Baryshnikov Arts Center: BAC has a truly fascinating season coming up this fall, beginning this coming weekend with St. Luke’s Chamber Ensemble, celebrating Mahler’s Das Lied von der Erde at a spry 100 years old, with Shoenberg’s chamber arrangement. In only two short weeks with a new piece by Israeli choreographer Deganit Shemy with 2 kilos of sea (Sept. 15-17), which looks amazing; a Culturebot interview with Shemy will be published in the near future. (Coincidentally, the work premiered last year a site-specific performance commissioned by our own Andy Horwitz through LMCC.) Choreographer Liz Gerring and longtime collaborator composer Michael J. Schumacher present She Dreams In Code (Oct. 13-16). Irish choreographer Colin Dunne brings Out of Time Oct. 19-22 for its NYC premiere. And finally, there’s Beckett: Peter Brook and Marie Hélène Estienne’s presentation of five Beckett shorts, collected under the evening name Fragments (Nov. 9-Dec. 4).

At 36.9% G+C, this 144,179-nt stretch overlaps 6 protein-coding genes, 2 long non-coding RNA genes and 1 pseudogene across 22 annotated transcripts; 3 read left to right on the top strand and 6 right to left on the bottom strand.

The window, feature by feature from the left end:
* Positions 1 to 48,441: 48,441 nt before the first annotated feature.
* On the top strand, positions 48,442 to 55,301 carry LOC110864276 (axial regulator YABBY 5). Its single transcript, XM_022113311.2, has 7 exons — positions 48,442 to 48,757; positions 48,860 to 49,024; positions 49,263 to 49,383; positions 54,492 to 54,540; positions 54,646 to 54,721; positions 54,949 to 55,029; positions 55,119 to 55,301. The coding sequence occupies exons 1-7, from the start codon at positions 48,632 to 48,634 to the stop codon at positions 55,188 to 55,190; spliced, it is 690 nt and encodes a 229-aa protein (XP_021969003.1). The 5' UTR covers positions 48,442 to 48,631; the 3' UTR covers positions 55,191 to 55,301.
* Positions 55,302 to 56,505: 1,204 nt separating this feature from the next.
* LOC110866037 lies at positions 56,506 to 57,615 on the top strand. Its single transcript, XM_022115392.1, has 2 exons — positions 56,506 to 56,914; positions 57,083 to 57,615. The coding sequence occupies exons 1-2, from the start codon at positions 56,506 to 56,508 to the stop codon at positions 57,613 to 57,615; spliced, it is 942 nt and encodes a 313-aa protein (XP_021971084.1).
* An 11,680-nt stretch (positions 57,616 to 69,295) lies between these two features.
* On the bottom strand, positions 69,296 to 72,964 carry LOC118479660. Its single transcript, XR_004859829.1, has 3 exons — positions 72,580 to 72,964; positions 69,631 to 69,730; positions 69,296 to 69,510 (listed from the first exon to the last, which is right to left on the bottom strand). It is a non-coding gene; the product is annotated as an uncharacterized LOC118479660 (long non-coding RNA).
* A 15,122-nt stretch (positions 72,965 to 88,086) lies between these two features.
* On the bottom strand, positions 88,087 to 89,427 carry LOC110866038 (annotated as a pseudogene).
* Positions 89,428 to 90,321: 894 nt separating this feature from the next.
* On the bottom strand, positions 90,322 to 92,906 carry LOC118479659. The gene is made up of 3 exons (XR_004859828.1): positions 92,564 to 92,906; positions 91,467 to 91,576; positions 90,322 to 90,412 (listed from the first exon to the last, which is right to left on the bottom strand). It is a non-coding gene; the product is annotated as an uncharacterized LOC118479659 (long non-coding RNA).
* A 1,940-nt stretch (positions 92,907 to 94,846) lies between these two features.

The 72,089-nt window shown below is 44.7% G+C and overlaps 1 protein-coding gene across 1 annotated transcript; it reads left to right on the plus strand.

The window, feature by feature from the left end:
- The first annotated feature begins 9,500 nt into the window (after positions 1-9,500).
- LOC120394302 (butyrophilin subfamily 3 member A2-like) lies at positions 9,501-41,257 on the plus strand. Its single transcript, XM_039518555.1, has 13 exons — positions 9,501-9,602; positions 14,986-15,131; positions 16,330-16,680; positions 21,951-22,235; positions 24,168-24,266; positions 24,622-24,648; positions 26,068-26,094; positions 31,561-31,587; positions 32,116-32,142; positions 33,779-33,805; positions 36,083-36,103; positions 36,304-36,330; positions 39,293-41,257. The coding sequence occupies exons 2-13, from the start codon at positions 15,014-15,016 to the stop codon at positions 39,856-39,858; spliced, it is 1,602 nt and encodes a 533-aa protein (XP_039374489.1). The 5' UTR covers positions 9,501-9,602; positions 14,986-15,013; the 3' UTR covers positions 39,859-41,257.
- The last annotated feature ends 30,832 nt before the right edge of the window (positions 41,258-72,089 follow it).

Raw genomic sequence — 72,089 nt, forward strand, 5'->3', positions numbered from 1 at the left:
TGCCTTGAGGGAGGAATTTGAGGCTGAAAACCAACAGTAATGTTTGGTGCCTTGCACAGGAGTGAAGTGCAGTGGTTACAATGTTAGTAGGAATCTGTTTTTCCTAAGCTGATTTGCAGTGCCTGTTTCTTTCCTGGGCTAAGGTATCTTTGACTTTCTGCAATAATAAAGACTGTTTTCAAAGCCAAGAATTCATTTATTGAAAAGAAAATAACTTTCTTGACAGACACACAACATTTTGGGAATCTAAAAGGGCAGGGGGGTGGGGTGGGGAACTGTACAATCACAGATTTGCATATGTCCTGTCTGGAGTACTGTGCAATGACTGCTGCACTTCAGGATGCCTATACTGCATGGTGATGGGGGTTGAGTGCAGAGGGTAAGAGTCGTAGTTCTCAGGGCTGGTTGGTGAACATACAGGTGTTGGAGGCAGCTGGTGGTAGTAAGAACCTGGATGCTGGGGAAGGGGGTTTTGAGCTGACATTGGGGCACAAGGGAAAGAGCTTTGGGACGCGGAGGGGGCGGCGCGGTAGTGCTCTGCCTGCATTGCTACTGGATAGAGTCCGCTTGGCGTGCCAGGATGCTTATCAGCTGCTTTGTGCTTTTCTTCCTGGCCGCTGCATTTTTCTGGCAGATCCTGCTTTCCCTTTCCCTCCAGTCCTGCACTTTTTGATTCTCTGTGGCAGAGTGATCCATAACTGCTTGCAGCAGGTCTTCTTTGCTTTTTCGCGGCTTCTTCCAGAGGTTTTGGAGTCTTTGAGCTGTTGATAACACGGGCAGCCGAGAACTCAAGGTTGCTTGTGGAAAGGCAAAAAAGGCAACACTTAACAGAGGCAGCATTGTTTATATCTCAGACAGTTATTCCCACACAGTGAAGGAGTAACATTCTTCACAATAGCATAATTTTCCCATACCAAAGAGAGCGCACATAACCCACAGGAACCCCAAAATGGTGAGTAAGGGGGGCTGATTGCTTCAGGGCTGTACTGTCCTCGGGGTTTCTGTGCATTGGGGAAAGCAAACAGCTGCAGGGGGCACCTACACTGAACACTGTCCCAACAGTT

Finally, it’s worth noting that BAC, in collaboration with ICE, the International Contemporary Ensemble, a truly fantastic contemporary music group, is presenting a series of lab performances with ICE collaborators. On Nov. 4 it’s Phyllis Chen and Du Yun, who use mixed-media to create visual sonicscapes, and on Dec. 16 it’s Marcos Balter’s new work Portmanteaux. We here at Culturebot only occasionally cross over into contemporary classical music, it’s just not our bailiwick, unfortunately, but ICE is, to put it in the bluntest, slangiest terms I can think, an ensemble sick talented people doing amazing work, and classical aficionado though I’m not, I will be checking out both these performance.